Restoring Weathervanes

Recently we've had a couple of enquiries about restoring old weathervanes, so thought I would do a blog post about a few relevant projects.
Though much of what we do has contemporary feel to it, in part because of the precision of modern laser technology, we're both massively inspired by art and architecture of the past, particularly the Victorian era. So we actually really love bringing something old back to life, whether that be starting from scratch producing a replicar, or actually physically restoring an old piece of ironwork. It produces a different set of challenges to overcome and is interesting to learn about the processes of the past.

The images below show a very rusty weathervane sail that was brought to us to be re created. Our customer thought it was about 40 or 50 years old, and as he was fond of the design, wanted us to produce something close to the original. I made the scrolls out of square bar on the forge rather than flat bar bent cold, so it is a bit chunkier than before, and have added a little detail distinctive of the Black Fox style in the form of ferns, which would not have been possible without modern laser cutting. Otherwise though we have kept the design true to the original.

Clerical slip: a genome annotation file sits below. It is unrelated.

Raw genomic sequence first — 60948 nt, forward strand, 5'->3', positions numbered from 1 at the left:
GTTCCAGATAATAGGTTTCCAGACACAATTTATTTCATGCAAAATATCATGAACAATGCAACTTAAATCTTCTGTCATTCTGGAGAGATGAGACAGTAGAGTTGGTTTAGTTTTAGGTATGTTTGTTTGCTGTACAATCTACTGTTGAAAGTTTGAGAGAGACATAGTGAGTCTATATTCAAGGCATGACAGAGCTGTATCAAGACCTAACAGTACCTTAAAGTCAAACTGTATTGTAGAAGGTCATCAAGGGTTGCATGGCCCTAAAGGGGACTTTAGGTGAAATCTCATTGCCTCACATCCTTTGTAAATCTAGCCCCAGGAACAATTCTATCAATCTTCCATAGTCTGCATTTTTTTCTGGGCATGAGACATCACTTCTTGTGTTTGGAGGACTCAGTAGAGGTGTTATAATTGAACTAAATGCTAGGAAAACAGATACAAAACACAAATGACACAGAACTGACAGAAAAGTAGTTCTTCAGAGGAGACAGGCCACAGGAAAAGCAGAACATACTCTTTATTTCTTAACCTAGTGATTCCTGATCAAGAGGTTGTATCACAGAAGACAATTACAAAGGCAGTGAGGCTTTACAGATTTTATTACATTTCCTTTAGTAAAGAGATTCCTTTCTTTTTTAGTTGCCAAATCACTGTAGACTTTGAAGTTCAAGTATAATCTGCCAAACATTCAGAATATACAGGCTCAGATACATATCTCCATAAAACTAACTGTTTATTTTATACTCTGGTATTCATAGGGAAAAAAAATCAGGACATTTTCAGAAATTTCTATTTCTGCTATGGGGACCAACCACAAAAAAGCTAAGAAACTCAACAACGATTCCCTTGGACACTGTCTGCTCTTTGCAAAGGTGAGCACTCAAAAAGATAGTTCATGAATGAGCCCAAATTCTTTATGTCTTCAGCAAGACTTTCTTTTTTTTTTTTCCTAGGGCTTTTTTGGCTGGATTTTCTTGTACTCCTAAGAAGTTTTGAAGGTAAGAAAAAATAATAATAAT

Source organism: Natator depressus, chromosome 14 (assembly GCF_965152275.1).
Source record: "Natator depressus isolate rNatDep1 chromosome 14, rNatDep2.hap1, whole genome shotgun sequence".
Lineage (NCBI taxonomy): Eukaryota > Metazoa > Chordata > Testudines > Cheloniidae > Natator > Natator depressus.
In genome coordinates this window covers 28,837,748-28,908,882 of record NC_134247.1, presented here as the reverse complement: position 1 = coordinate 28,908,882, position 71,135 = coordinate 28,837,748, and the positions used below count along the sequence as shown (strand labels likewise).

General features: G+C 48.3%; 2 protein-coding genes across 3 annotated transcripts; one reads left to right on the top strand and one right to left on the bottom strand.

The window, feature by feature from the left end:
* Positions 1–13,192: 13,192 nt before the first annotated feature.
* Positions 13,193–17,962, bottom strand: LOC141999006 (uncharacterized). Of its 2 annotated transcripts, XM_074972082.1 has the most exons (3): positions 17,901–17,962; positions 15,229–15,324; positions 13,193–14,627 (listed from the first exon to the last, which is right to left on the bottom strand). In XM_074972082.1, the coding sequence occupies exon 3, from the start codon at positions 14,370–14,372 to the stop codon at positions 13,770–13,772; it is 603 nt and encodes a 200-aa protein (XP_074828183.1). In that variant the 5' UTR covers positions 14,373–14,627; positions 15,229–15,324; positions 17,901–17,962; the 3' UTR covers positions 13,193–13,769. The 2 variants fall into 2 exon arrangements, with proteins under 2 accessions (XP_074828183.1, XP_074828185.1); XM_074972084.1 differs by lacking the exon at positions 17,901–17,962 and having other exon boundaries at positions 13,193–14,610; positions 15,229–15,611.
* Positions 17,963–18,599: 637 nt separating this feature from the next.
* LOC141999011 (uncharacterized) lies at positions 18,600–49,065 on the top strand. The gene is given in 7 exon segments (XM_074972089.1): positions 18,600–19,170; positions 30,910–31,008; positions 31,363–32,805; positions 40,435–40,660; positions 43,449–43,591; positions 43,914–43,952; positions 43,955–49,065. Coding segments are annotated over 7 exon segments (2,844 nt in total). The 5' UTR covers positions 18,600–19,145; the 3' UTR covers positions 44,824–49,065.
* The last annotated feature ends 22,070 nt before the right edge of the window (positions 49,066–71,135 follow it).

Weathervane needing replacing Replica Weathervane

The next image shows a Cornish sign we re created. It was in the deeds of the house that this sign must remain, and that it if replaced it must be kept exactly the same. We re created the laser cut design, which was actually very difficult to make out due to the layers of paint and rust holes! We also reproduced the forgework around the border.

Old rusty house sign Restored bespoke house sign

The next image shows me re gilding a church finial, possibly the most fiddly job we have ever done!

Restoring a gilded church finial